Friday, June 11, 2010
Lakers let Celtics' reserves win it
By Arash Markazi ESPNLosAngeles.com
BOSTON -- The most misleading statistic often cited during these playoffs has been comparing the bench play of the Los Angeles Lakers with that of their opponents, whether it be the Phoenix Suns in the Western Conference finals or the Boston Celtics in the NBA Finals.
It's convenient to simply tally up the number of points the Lakers' reserves have and the number their opponent's reserves have and (often times) marvel at the disparity. The problem with that math is it fails to tell the whole story of the game.
Nate Robinson, above, teamed with Glen Davis as the Celtics' reserves outplayed the Lakers' starters in the fourth quarter.
The Celtics' reserves didn't simply outscore the Lakers' reserves 36-18 during their 96-89 win in Game 4 of the NBA Finals to tie the series 2-2, they outscored the Lakers' starters in the fourth quarter 21-9 until the Celtics' starters were inserted into the starting lineup with 2:51 left in the fourth quarter. This wasn't a matter of Nate Robinson outplaying Jordan Farmar (which he did) or Glen Davis outplaying Lamar Odom (which he did). It was about the JV quartet of Robinson, Davis, Tony Allen and Rasheed Wallace stepping onto the court with Ray Allen, the coldest Celtics starter, who has missed 13 consecutive 3-pointers since making eight in Game 2, and turning the Lakers' two-point lead in the fourth quarter into an 11-point deficit in a matter of seven minutes.
After spending hours discussing the importance of staying with Rajon Rondo, containing Paul Pierce, keeping a hand in front of Ray Allen, staying physical with Kevin Garnett and not backing down from Kendrick Perkins, the Lakers essentially let every other player on the roster beat them while the Celtics' starters cheered on their high-fiving, behind-the-back-climbing, trash-talking reserves.
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The Lakers were 10 minutes away from taking a 3-1 series lead into Game 5 and let it slip away, not because of the tandem of Rondo and Allen, which killed them at the end of Game 2, but because of the dynamic duo of Robinson and Davis, who were practicing a comedy routine at their dual news conference after the game.
"We're like Shrek and Donkey," Robinson said. "You can't separate us."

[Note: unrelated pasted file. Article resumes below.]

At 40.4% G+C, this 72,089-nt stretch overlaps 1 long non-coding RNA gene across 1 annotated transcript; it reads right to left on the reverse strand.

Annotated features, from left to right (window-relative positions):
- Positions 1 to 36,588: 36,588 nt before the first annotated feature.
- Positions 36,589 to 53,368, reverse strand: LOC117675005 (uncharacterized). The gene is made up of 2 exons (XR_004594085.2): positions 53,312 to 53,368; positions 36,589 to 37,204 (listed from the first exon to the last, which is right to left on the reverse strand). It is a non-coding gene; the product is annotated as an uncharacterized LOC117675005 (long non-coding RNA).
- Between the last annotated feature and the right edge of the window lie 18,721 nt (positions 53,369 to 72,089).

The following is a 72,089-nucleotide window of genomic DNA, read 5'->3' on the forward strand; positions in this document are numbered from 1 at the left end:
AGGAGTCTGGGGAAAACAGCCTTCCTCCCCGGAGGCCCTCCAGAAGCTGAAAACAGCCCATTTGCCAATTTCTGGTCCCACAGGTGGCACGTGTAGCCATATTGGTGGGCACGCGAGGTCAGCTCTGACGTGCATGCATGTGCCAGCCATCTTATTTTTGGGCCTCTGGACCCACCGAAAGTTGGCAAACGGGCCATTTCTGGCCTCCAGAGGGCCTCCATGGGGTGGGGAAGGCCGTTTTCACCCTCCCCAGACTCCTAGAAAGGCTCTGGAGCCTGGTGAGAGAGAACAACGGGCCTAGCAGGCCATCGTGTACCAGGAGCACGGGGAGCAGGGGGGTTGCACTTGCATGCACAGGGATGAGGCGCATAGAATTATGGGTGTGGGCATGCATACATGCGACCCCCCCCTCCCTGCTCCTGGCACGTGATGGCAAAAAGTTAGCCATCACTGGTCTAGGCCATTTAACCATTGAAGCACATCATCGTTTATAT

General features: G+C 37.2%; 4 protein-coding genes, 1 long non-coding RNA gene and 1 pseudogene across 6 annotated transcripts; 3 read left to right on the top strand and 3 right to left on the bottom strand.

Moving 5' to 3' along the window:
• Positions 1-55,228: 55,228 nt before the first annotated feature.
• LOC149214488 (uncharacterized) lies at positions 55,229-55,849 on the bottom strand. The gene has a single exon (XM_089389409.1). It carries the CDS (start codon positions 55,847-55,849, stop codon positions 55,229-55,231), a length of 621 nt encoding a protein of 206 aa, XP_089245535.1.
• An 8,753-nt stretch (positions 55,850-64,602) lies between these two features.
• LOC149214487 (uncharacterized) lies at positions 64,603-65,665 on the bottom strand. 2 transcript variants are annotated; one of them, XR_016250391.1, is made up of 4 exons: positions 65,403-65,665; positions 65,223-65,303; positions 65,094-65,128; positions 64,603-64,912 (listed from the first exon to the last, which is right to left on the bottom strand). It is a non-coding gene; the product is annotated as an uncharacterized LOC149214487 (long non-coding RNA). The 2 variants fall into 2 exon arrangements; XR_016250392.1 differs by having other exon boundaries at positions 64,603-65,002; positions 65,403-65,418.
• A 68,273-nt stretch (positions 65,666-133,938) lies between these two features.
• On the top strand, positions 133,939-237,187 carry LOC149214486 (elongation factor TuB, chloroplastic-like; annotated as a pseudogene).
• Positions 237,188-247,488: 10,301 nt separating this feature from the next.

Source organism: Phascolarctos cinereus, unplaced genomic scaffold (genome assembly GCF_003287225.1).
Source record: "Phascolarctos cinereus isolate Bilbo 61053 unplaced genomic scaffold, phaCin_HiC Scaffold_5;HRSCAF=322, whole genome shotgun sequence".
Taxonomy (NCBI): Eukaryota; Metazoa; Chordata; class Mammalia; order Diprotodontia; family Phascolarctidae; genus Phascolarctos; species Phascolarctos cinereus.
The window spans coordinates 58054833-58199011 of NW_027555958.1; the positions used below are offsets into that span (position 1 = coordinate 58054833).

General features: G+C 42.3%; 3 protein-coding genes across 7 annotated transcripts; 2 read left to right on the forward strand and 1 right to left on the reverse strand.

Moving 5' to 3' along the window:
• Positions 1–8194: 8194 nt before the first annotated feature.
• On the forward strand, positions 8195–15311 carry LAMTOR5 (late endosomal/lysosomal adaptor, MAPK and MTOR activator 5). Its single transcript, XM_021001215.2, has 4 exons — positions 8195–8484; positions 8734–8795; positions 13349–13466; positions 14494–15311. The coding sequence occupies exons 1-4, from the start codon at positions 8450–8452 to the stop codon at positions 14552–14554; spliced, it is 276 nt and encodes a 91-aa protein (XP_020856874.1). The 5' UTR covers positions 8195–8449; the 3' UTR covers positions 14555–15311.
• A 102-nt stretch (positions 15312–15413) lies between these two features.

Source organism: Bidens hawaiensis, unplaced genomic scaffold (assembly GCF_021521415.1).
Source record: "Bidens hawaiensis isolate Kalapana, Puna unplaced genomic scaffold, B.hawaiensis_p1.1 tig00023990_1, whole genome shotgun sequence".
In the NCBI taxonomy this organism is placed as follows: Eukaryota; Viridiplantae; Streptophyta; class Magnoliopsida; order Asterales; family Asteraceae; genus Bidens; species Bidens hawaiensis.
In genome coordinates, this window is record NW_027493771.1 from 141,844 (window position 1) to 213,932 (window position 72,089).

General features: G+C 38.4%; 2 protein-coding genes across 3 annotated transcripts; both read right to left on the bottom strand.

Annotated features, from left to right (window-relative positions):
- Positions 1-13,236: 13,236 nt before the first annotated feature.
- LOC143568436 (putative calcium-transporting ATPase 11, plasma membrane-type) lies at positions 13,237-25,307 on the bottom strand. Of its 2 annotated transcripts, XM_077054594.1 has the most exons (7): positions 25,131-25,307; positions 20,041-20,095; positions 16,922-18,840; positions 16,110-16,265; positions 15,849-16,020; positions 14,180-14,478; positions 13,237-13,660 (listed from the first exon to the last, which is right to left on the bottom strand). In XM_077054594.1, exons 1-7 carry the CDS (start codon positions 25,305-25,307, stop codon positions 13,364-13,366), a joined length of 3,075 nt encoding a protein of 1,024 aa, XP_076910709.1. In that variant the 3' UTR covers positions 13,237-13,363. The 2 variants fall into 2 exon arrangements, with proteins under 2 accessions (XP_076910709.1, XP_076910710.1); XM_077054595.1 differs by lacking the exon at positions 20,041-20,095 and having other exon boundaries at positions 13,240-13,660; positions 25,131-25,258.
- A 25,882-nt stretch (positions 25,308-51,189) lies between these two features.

"You shouldn't have let us two get up here," Davis said as they both laughed and left the podium.
The Lakers could almost live with one of the Big Three or Rondo getting a hot hand in the fourth quarter and beating them late. That would have been understandable, if not expected, by most in the media coming into the game. But for the Lakers to watch a possible 3-1 series lead evaporate within seven minutes at the hands of "Shrek and Donkey" was unacceptable.
The looks on the faces of the Lakers as they left their locker room were as blank as their dry erase board, which during the playoffs has usually had some witty phrase written on it like "3 Mo" or "2 More W's." They knew they let a golden opportunity slip away after leading for the majority of the game and possibly squeezing the last drops out of whatever Andrew Bynum's right knee had left. Bynum played only 12 minutes Thursday and failed to play more than two minutes in the second half, visibly limping whenever he moved.
As the 2010 Finals devolved into the 2008 Finals with Bynum out of the game, it became even more important for the Lakers to sense the urgency of the moment and close out the game in the fourth quarter. That they were unable to do it without their big man wasn't shocking. That they were unable to do it against the Celtics' reserves is outrageous and may ultimately cost the Lakers a championship if Bynum is unable to give the Lakers anything more than what he gave them Thursday.
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This isn't the first time the Lakers' starters have been outclassed by a group of reserves during crunch time in the playoffs. During Game 4 of the Western Conference finals against the Suns, Phoenix's reserves, which outscored the Lakers' reserves 54-20 in the game, produced an 18-3 run in the first nine minutes of the fourth quarter. By the time Steve Nash and the Suns' starters re-entered with 3:05 to play, the Suns' subs had turned an 87-85 deficit into a 103-94 lead.
Again, it's one thing to be beaten by your opponent's best shot. It's another to be hammered by its second or third best and have them wildly celebrate every step of the way.
"They really stepped on it in the fourth quarter," Lakers coach Phil Jackson said. "We seemed not to be able to stop the momentum of their game. Their bench outplayed us in that sequence and even with all that at the end of the game we had our shot at it and we couldn't contain what we had to do."
After a familiar ending to Game 4, the Lakers now find themselves in another 2-2 series, which they had against Oklahoma City and Phoenix. The difference in the 2-3-2 format, of course, is Game 5 is on the road, meaning the Lakers could possibly find themselves in the unfamiliar territory of being down and on the brink of elimination for the first time in the playoffs with a loss Sunday. Its a possibility that could become a reality as long as Bynum is on the mend and the tandem of "Shrek and Donkey" has its way with the Lakers' starters.
Arash Markazi is a reporter and columnist for ESPNLosAngeles.com.